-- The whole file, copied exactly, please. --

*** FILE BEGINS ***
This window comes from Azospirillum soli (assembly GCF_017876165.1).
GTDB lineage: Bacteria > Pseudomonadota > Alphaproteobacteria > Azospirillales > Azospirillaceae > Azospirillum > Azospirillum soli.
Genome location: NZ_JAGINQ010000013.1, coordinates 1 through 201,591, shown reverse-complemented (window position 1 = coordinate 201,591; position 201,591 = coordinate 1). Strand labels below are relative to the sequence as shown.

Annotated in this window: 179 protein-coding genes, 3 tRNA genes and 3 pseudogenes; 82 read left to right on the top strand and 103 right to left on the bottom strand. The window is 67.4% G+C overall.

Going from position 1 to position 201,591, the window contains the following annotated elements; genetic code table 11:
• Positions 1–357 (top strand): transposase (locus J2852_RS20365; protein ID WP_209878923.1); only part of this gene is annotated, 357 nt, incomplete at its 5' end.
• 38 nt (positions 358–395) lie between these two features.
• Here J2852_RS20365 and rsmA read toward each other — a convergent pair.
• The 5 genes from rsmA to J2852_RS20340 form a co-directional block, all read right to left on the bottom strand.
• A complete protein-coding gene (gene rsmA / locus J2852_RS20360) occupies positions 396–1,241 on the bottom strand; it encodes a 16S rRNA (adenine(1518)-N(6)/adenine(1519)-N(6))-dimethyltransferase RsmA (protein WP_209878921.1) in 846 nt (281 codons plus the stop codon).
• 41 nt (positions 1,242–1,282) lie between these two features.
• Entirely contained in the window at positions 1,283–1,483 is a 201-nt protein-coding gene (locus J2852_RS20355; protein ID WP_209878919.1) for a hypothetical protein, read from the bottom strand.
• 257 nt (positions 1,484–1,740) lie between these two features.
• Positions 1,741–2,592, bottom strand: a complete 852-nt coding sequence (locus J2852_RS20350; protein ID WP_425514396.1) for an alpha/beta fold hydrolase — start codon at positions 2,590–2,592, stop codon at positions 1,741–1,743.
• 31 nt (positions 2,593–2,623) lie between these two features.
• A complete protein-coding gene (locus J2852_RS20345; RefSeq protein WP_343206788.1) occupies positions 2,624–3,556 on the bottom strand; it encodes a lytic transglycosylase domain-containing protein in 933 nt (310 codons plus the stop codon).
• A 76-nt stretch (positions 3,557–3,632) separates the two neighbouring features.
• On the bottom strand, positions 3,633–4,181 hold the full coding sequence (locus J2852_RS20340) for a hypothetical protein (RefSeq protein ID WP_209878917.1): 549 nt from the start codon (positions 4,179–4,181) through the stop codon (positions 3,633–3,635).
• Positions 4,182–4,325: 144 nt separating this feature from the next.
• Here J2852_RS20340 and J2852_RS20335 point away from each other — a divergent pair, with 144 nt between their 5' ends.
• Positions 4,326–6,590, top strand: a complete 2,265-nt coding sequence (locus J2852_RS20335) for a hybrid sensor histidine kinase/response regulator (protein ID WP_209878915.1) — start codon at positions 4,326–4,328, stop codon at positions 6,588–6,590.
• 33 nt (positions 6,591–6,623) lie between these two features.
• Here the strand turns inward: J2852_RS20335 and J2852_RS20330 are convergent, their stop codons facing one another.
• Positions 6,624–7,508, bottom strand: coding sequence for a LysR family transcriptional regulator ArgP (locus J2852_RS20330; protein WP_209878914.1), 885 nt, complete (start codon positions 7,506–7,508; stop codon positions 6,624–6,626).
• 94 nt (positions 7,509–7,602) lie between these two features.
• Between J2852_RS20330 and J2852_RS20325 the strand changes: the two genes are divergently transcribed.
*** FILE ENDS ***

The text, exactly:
This window comes from Azospirillum soli (assembly GCF_017876165.1).
GTDB lineage: Bacteria > Pseudomonadota > Alphaproteobacteria > Azospirillales > Azospirillaceae > Azospirillum > Azospirillum soli.
Genome location: NZ_JAGINQ010000013.1, coordinates 1 through 201,591, shown reverse-complemented (window position 1 = coordinate 201,591; position 201,591 = coordinate 1). Strand labels below are relative to the sequence as shown.

Annotated in this window: 179 protein-coding genes, 3 tRNA genes and 3 pseudogenes; 82 read left to right on the top strand and 103 right to left on the bottom strand. The window is 67.4% G+C overall.

Going from position 1 to position 201,591, the window contains the following annotated elements; genetic code table 11:
• Positions 1–357 (top strand): transposase (locus J2852_RS20365; protein ID WP_209878923.1); only part of this gene is annotated, 357 nt, incomplete at its 5' end.
• 38 nt (positions 358–395) lie between these two features.
• Here J2852_RS20365 and rsmA read toward each other — a convergent pair.
• The 5 genes from rsmA to J2852_RS20340 form a co-directional block, all read right to left on the bottom strand.
• A complete protein-coding gene (gene rsmA / locus J2852_RS20360) occupies positions 396–1,241 on the bottom strand; it encodes a 16S rRNA (adenine(1518)-N(6)/adenine(1519)-N(6))-dimethyltransferase RsmA (protein WP_209878921.1) in 846 nt (281 codons plus the stop codon).
• 41 nt (positions 1,242–1,282) lie between these two features.
• Entirely contained in the window at positions 1,283–1,483 is a 201-nt protein-coding gene (locus J2852_RS20355; protein ID WP_209878919.1) for a hypothetical protein, read from the bottom strand.
• 257 nt (positions 1,484–1,740) lie between these two features.
• Positions 1,741–2,592, bottom strand: a complete 852-nt coding sequence (locus J2852_RS20350; protein ID WP_425514396.1) for an alpha/beta fold hydrolase — start codon at positions 2,590–2,592, stop codon at positions 1,741–1,743.
• 31 nt (positions 2,593–2,623) lie between these two features.
• A complete protein-coding gene (locus J2852_RS20345; RefSeq protein WP_343206788.1) occupies positions 2,624–3,556 on the bottom strand; it encodes a lytic transglycosylase domain-containing protein in 933 nt (310 codons plus the stop codon).
• A 76-nt stretch (positions 3,557–3,632) separates the two neighbouring features.
• On the bottom strand, positions 3,633–4,181 hold the full coding sequence (locus J2852_RS20340) for a hypothetical protein (RefSeq protein ID WP_209878917.1): 549 nt from the start codon (positions 4,179–4,181) through the stop codon (positions 3,633–3,635).
• Positions 4,182–4,325: 144 nt separating this feature from the next.
• Here J2852_RS20340 and J2852_RS20335 point away from each other — a divergent pair, with 144 nt between their 5' ends.
• Positions 4,326–6,590, top strand: a complete 2,265-nt coding sequence (locus J2852_RS20335) for a hybrid sensor histidine kinase/response regulator (protein ID WP_209878915.1) — start codon at positions 4,326–4,328, stop codon at positions 6,588–6,590.
• 33 nt (positions 6,591–6,623) lie between these two features.
• Here the strand turns inward: J2852_RS20335 and J2852_RS20330 are convergent, their stop codons facing one another.
• Positions 6,624–7,508, bottom strand: coding sequence for a LysR family transcriptional regulator ArgP (locus J2852_RS20330; protein WP_209878914.1), 885 nt, complete (start codon positions 7,506–7,508; stop codon positions 6,624–6,626).
• 94 nt (positions 7,509–7,602) lie between these two features.
• Between J2852_RS20330 and J2852_RS20325 the strand changes: the two genes are divergently transcribed.